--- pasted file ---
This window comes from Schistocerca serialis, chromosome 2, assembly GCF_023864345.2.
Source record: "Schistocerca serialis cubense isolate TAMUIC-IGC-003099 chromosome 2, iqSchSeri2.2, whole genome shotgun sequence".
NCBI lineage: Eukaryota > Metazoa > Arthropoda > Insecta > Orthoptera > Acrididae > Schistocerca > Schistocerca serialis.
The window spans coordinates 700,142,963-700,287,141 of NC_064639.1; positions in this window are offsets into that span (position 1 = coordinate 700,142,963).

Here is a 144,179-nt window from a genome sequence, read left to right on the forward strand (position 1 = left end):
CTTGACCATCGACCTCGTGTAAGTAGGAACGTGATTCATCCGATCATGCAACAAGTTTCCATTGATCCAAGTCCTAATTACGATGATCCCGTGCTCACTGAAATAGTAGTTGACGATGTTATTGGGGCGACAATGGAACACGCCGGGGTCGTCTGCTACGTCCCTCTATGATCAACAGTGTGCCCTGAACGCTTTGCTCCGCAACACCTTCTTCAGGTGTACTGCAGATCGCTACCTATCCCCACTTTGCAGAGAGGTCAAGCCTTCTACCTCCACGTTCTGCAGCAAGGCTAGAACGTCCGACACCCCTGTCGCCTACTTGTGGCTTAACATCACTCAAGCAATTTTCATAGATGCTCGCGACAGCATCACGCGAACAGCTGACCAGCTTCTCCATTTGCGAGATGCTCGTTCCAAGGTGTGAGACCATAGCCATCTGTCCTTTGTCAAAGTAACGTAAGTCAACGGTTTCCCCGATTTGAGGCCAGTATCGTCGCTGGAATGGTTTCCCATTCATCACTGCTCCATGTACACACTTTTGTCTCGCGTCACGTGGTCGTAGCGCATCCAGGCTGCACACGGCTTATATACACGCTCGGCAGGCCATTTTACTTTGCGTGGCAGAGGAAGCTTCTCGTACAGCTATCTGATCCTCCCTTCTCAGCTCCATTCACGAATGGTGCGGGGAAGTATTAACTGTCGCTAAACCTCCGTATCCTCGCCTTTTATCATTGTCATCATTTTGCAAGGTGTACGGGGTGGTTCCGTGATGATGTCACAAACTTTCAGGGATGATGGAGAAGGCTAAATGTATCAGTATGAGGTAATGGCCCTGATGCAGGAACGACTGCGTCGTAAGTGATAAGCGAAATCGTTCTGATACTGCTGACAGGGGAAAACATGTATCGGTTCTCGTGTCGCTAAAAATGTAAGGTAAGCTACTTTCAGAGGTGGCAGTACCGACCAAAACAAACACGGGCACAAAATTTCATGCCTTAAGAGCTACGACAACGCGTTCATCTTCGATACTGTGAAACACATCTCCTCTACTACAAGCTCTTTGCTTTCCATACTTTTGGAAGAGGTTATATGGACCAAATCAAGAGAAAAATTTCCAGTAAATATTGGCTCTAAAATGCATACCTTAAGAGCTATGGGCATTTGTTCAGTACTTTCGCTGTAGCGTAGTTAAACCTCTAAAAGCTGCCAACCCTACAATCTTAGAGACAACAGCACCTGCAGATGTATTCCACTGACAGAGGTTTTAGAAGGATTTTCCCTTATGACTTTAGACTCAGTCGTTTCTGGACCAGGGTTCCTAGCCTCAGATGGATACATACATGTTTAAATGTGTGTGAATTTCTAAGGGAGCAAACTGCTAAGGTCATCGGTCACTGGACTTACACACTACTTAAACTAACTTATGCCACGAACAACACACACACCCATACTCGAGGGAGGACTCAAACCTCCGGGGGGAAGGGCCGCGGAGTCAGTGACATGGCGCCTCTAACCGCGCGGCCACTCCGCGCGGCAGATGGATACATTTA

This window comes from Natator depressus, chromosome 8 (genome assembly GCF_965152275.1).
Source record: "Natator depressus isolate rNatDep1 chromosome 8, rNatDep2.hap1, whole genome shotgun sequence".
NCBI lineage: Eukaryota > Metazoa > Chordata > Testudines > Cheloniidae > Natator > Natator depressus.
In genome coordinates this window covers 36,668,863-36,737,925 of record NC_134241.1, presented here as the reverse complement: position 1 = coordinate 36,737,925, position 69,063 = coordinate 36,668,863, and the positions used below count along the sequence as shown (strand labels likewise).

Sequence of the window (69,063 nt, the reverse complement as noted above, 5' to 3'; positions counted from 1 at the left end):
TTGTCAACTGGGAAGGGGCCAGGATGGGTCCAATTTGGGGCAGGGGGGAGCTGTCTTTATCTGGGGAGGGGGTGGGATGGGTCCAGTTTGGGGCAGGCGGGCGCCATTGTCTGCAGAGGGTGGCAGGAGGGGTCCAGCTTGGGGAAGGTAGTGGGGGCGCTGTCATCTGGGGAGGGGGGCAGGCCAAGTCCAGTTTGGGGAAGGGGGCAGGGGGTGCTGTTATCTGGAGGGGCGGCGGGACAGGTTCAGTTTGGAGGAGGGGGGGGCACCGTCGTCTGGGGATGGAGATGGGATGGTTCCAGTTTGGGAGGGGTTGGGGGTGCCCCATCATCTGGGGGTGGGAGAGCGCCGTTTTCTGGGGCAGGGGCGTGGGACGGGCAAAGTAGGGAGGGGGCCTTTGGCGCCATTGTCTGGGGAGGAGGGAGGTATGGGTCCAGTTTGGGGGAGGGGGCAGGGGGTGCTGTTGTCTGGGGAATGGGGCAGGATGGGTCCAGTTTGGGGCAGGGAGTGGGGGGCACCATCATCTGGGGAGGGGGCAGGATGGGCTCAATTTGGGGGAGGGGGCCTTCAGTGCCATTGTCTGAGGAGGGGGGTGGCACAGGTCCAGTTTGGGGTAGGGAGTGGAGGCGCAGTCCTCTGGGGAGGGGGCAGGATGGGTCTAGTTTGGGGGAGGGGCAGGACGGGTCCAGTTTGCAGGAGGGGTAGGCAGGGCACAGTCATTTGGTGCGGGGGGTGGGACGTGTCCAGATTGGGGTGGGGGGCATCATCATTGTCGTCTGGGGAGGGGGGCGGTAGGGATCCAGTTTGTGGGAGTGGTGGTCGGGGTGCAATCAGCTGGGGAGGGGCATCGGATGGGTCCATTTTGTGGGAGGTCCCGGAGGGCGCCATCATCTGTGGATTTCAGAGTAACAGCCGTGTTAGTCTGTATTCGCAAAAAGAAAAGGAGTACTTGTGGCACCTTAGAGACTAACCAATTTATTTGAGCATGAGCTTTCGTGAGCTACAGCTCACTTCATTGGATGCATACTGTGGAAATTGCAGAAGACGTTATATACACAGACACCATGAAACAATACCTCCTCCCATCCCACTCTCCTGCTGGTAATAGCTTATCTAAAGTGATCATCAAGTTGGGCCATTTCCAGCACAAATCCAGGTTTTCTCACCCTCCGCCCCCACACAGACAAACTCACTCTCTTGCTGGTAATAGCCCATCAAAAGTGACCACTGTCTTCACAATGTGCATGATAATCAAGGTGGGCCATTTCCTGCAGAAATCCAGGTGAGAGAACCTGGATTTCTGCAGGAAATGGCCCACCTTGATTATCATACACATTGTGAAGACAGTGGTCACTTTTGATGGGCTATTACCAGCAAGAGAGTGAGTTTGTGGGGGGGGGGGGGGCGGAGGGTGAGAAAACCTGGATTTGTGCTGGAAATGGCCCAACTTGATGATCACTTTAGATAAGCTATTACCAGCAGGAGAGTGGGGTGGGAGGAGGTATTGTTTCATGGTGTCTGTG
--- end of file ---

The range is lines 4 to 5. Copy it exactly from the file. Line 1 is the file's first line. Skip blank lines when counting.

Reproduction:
The window spans coordinates 700,142,963-700,287,141 of NC_064639.1; positions in this window are offsets into that span (position 1 = coordinate 700,142,963).

Here is a 144,179-nt window from a genome sequence, read left to right on the forward strand (position 1 = left end):